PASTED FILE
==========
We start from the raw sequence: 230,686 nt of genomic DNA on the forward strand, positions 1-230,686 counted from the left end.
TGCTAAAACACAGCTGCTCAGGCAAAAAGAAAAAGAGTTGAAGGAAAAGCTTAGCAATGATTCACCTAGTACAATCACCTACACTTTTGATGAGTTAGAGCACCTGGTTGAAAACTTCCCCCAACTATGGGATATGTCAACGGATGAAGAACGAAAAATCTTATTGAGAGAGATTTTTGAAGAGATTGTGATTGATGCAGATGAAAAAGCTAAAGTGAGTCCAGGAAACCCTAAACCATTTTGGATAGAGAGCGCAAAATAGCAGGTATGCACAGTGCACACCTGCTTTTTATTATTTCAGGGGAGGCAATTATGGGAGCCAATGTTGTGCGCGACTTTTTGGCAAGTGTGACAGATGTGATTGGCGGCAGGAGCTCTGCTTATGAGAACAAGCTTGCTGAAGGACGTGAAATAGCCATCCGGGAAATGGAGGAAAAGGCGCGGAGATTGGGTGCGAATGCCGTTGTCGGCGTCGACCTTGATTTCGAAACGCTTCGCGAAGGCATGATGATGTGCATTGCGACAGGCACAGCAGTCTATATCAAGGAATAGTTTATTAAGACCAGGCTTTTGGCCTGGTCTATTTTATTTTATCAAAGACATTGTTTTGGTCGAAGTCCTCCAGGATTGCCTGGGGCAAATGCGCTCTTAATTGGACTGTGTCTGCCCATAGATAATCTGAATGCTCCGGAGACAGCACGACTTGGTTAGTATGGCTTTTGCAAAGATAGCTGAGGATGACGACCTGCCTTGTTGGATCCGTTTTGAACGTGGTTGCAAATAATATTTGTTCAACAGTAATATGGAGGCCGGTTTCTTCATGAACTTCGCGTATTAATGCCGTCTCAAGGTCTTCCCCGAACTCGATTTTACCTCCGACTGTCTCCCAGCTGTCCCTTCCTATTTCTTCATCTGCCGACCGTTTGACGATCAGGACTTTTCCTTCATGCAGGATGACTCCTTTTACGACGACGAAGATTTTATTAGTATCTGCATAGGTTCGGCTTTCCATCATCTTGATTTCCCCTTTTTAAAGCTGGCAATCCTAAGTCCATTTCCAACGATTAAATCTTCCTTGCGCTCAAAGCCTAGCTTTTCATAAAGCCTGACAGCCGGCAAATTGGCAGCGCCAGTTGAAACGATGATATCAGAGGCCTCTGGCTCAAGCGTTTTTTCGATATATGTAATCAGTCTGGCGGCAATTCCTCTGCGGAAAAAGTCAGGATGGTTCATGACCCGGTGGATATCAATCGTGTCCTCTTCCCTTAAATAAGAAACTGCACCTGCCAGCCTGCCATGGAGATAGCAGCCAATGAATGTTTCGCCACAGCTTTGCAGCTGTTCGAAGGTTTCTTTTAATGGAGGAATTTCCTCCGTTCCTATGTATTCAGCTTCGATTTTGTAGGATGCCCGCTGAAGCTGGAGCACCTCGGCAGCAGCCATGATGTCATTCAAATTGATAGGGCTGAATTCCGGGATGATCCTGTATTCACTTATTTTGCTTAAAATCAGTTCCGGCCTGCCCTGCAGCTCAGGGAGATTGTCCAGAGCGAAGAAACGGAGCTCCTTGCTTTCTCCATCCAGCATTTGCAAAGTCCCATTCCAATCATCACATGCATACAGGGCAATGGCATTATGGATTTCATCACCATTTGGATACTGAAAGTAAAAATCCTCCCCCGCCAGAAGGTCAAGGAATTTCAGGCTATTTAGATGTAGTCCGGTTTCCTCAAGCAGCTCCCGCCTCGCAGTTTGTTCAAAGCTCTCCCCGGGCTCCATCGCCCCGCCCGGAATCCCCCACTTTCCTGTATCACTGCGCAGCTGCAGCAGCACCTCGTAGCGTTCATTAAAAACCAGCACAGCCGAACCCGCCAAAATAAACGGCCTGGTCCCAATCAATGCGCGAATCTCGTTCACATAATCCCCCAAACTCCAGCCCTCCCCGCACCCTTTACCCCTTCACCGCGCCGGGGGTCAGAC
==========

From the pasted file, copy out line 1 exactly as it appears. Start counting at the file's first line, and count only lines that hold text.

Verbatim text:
We start from the raw sequence: 230,686 nt of genomic DNA on the forward strand, positions 1-230,686 counted from the left end.